Brian said he was confident his father would shine. "I never doubted he would succeed; he never failed at anything he did," he said.

"His first and foremost concern was his wife and very young daughter. Second was his family in general. Third were his students. He had put a lot of effort into the program and he didn't want their education to suffer. This was a young man who put three major concerns ahead of his own safety."

Boyce Harvey made a smooth transition to an educator, according to Callaghan. "We assigned a mentor teacher to him, but he had a natural ability when it came to teaching," he said. "The greatest challenge was discipline, and that's everyone's greatest challenge."

The elder Harvey admitted he is a stickler for good behavior. "I'm a disciplinarian, and discipline is not real strong on the agenda of middle school students," he said. "Some people tried to talk me out of it [substituting], because they were afraid I'd get into trouble with the discipline. But I used common sense and it worked out okay. "

And something else happened as Boyce Harvey was settling into teaching: "I discovered I loved it."

He wanted to get his master's degree to teach science, but a traditional program would have taken too long. So he enrolled in North Carolina Teach, an alternate certification program. Because Boyce Harvey had a science background, he only needed to take some education courses. "I was able to complete the program in one year, and by April 2005, I was a certified teacher," he said.

Callaghan hired him to teach eighth grade science. Brian Harvey is pleased he helped his father find a new career. "It opened his eyes; he found teaching was something he wanted to do and continue," Brian Harvey said. "He's the happiest I've seen him in years."


Meanwhile, while serving in Iraq as part of a mechanized infantry unit, Brian Harvey learned of an opening for a technology teacher at Webb High School, and applied for that. When he returned to the U.S. after 16 months, he interviewed for that position and accepted the job at Webb, and later became the drafting teacher, an assignment Brian Harvey always had hoped for.

"Brian interviewed for a position at Webb High School, but I wasn't worried, because I had his daddy," Callaghan noted.

The time overseas affected Brian Harvey as a person and a teacher. "It made me realize what I do [teaching] means even more, when I saw the situation of some of the children over there, who couldn't go to school, or couldn't afford to go to school," he said. "It means more to me to give my students all the information they need to be educated. I realized the importance of my job. It inspired me to be a better teacher."

At the same time, his father has been an asset in and out of the classroom. He wrote grant proposals that yielded funds to set up a wetlands area in the middle school courtyard for hands-on science work, and to build a greenhouse. He also serves as the advisor to the school's ecology club.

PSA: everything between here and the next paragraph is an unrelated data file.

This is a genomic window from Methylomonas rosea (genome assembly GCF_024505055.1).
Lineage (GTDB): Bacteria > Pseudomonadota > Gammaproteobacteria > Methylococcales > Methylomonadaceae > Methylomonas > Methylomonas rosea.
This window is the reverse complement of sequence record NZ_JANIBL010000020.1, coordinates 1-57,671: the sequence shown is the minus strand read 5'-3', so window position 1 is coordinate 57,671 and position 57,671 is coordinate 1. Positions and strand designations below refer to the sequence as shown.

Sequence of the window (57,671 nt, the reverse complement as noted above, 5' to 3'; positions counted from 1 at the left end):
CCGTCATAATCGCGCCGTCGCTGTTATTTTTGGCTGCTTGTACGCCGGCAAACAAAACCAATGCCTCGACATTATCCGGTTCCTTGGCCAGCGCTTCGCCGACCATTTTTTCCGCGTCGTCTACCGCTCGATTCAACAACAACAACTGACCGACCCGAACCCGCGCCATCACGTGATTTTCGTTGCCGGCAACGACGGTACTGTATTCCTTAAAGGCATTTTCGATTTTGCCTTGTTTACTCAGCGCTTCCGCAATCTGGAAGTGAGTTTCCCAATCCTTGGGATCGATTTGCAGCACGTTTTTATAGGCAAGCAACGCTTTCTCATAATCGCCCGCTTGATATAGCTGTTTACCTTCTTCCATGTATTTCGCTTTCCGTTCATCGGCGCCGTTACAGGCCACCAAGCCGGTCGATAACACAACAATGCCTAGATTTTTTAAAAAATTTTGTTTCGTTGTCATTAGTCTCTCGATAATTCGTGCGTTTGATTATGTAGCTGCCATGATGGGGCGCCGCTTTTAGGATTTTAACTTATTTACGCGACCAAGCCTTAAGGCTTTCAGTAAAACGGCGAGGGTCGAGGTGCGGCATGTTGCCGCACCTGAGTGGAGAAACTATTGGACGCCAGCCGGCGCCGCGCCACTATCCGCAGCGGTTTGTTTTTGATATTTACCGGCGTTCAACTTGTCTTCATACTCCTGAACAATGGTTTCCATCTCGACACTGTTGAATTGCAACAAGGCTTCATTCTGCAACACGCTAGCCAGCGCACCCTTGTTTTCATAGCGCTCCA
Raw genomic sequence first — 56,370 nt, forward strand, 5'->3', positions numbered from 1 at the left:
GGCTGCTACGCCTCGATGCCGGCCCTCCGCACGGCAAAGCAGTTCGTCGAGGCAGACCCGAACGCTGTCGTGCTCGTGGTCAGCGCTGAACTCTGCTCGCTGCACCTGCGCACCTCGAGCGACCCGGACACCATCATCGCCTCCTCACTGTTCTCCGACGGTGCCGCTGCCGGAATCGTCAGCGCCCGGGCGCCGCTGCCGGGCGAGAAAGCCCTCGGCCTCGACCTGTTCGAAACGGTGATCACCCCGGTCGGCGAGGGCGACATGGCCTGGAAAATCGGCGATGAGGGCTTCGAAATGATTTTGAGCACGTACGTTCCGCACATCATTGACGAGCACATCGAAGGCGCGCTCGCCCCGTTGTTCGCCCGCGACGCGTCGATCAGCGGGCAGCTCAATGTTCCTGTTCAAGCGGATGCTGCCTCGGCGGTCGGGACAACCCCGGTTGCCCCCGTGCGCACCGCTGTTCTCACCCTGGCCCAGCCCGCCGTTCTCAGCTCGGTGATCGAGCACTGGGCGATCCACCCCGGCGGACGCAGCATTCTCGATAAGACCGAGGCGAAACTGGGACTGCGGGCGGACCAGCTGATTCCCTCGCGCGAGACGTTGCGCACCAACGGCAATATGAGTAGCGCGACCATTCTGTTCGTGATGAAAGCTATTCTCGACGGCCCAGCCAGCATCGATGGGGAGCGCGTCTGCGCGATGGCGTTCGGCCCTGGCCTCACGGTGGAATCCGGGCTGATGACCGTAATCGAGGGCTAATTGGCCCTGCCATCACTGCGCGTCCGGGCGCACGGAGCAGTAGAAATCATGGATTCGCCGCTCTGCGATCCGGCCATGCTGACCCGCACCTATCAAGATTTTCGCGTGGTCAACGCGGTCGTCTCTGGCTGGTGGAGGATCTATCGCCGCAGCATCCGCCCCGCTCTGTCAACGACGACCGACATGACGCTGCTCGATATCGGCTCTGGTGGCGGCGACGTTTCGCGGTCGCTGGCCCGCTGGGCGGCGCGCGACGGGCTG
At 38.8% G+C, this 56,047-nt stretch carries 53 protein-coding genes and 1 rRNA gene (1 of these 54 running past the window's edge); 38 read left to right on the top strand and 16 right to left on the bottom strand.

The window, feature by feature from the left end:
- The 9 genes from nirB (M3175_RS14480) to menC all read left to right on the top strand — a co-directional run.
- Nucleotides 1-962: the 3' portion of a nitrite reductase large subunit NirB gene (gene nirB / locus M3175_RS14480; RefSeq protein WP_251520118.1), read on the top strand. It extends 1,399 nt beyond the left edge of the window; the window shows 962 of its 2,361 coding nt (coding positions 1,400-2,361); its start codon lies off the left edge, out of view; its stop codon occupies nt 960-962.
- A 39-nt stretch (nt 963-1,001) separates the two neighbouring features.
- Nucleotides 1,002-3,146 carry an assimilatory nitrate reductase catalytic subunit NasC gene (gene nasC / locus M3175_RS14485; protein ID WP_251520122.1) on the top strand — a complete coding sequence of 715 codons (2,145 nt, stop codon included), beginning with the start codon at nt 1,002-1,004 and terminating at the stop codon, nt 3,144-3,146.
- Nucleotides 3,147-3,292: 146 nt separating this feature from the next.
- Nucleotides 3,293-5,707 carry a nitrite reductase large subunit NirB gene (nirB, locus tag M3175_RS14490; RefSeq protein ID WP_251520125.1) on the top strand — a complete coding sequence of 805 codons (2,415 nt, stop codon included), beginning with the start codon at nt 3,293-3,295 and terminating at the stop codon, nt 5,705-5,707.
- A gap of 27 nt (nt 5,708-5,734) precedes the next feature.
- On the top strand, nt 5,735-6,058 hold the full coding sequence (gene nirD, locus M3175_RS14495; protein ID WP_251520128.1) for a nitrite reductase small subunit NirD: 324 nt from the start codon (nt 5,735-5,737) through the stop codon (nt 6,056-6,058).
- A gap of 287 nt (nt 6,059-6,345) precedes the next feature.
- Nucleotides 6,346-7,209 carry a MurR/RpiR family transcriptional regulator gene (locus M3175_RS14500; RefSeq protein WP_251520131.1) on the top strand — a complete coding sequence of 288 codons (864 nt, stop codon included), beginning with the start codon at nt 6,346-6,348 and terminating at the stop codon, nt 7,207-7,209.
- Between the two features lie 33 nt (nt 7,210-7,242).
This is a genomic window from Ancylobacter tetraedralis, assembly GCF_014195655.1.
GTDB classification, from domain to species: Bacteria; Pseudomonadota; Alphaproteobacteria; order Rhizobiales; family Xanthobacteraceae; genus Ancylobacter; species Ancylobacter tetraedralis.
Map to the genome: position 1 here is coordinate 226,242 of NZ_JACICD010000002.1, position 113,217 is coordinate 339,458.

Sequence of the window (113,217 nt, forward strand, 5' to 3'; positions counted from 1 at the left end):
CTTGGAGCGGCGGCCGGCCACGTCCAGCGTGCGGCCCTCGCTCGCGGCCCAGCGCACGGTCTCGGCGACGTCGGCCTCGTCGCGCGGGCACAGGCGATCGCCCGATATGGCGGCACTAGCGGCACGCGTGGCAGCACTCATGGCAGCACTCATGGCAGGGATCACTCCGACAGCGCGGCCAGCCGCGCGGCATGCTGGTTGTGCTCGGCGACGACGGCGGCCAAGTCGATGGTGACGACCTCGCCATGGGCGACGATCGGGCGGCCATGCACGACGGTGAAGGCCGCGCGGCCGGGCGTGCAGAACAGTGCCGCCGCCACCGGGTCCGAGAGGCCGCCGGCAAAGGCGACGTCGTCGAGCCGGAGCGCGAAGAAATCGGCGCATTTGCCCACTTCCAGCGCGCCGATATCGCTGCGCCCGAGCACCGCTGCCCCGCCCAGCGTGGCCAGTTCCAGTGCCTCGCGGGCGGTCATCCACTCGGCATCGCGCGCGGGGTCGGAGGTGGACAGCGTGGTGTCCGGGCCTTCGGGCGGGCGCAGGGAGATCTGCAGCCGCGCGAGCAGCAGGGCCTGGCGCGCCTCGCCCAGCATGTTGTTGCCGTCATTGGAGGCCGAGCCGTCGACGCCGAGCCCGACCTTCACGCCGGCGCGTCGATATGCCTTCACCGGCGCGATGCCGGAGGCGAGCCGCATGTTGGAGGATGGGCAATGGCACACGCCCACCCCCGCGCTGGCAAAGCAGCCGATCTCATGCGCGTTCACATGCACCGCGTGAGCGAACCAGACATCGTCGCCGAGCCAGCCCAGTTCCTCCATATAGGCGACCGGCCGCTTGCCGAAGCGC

"He expects a lot from the kids, which I have no problem with," said Callaghan. "His team has the same mindset."

Adjusting to today's adolescents is taking some time, Boyce Harvey noted. "My job is to get the kids to take the information available to them, apply it, and come up with an answer. That is a challenge," he told Education World. "It's been an education for me. I compare it to when I was in seventh and eighth grade. I tell the kids I would give my right arm to be back in seventh and eighth grade with all the resources they have. [Yet], so many of them don't even want to try -- they just sit back. It's like dumb is in."

But he has no regrets. "I felt like it was the right thing to do, and so far it has turned out to be the right thing to do," according to Boyce Harvey. "I used to think that once you got to 59 you had one foot in the grave; then I got here, and I began to think differently. I would highly recommend this [to other professionals.] Schools have a resource to draw on -- real-life experience that a teacher just out of college doesn't have."

Sometimes, Callaghan said, you just have to trust your instincts. "It's been a good experience, really," he said. "Sometimes you have to take a chanceyou have to work the system. You have to look at does someone have an edge -- if they are sharp, then they can reach the kids. Someone with something different, like life experiences."

Brian Harvey remains touched by his father's generosity and the lessons he passed on. "What this has taught me is that no matter what happens, you have to take care of family first," he told Education World.


Article by Ellen R. Delisio
Education World